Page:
Wallace Hartley was the band leader of the Second Class Orchestra. He died in the sinking.
Wallace Hartley was born and raised in Colne, Lancashire, England. Harley's father, Albion Hartley, was the choirmaster and Sunday school superintendent at Bethel Independent Methodist Chapel, where the family attended worship services. Hartley himself introduced the hymn “Nearer, My God, to Thee” to the congregation. Wallace studied at Colne’s Methodist day school, sang in Bethel’s choir and learned violin from a fellow congregation member.
Hartley later moved to Dewsbury, West Yorkshire and in 1909, he began working on Cunard Line ocean liners, primarily on the RMS Mauretania. In 1912, Hartley worked for the music agency C.W. & F.N. Black, which supplied musicians for Cunard and the White Star Line.
In April of that year, Hartley was assigned to be the bandmaster for the orchestra of the White Star Line ship RMS Titanic. He was at first hesitant to again leave his fiancée, Maria Robinson, to whom he had recently proposed, but Hartley decided that working on the maiden voyage of the Titanic would give him possible contacts for future work. Joining in Southampton, he used Ticket 250654.
He also had the cabin number: E. He was in the 2nd class and as the Head Bandmaster of the Titanic he did not have to pay for his ticket.
Sinking of the TitanicEdit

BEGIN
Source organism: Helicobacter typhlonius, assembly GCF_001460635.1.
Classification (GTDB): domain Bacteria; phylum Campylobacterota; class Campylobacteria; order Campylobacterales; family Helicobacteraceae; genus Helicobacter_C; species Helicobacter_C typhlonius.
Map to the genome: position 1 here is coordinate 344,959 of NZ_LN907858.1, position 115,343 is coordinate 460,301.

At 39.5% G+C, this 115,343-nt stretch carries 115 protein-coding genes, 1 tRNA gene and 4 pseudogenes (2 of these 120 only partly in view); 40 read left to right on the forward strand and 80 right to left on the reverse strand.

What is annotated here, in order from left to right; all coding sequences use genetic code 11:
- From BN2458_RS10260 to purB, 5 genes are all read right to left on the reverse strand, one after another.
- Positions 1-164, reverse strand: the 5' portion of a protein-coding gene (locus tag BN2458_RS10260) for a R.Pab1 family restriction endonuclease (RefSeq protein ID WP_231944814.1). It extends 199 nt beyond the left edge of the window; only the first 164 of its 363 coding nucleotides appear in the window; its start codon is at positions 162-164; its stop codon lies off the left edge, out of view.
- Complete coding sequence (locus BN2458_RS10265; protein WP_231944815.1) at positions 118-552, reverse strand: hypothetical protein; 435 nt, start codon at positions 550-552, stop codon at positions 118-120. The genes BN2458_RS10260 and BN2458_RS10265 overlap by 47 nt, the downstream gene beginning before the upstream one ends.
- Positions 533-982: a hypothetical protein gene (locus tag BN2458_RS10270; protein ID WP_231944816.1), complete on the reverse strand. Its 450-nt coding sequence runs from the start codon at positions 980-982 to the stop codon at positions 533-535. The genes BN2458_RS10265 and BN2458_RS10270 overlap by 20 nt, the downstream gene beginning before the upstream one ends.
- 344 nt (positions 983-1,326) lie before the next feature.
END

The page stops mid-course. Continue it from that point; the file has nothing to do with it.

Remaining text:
When the Titanic hit an iceberg and began to sink, Hartley and his fellow band members started playing music to help keep the passengers calm as the crew loaded the lifeboats. Many of the survivors said that he and the band continued to play until the very end. None of the band members survived the sinking and the story of them playing to the end became a popular legend. One survivor who clambered aboard Collapsible A claimed to have seen Hartley and his band standing just behind the first funnel, by the Grand Staircase. He went on to say that he saw three of them washed off while the other five held on to the railing on top the Grand Staircase's deckhouse, only to be dragged down with the bow, just before Hartley exclaimed, "Gentlemen, I bid you farewell!" A newspaper at the time reported "the part played by the orchestra on board the Titanic in her last dreadful moments will rank among the noblest in the annals of heroism at sea." A memorial to the Titanic's musicians in Southampton, featuring Wallace Hartley's name RMS Titanic Musicians' Memorial, Southampton.Though the final song played by the band is unknown, "Nearer, My God, to Thee" has gained popular acceptance. Former bandmates claimed that he would either play "Nearer, My God, to Thee" or "O God, Our Help in Ages Past" if he was ever on a sinking ship, but Walter Lord's book A Night to Remember popularized wireless officer Harold Bride's account of hearing the song "Autumn".Hartley's body was recovered by the Mackay-Bennett number 224 almost two weeks after the sinking. He was transferred to the Arabic and sent to England. One thousand people attended his funeral, while 40,000 lined the route of his funeral procession. He is buried in Colne where a 10-foot monument, containing a carved violin at its base, was erected in his honour. Hartley's large Victorian terraced house in West Park Street, Dewsbury, West Yorkshire, bears a blue plaque to remind passers-by that this was the bandleader's home. As of 2001, Hartley's name was still being used when naming new streets and housing in the town of Colne.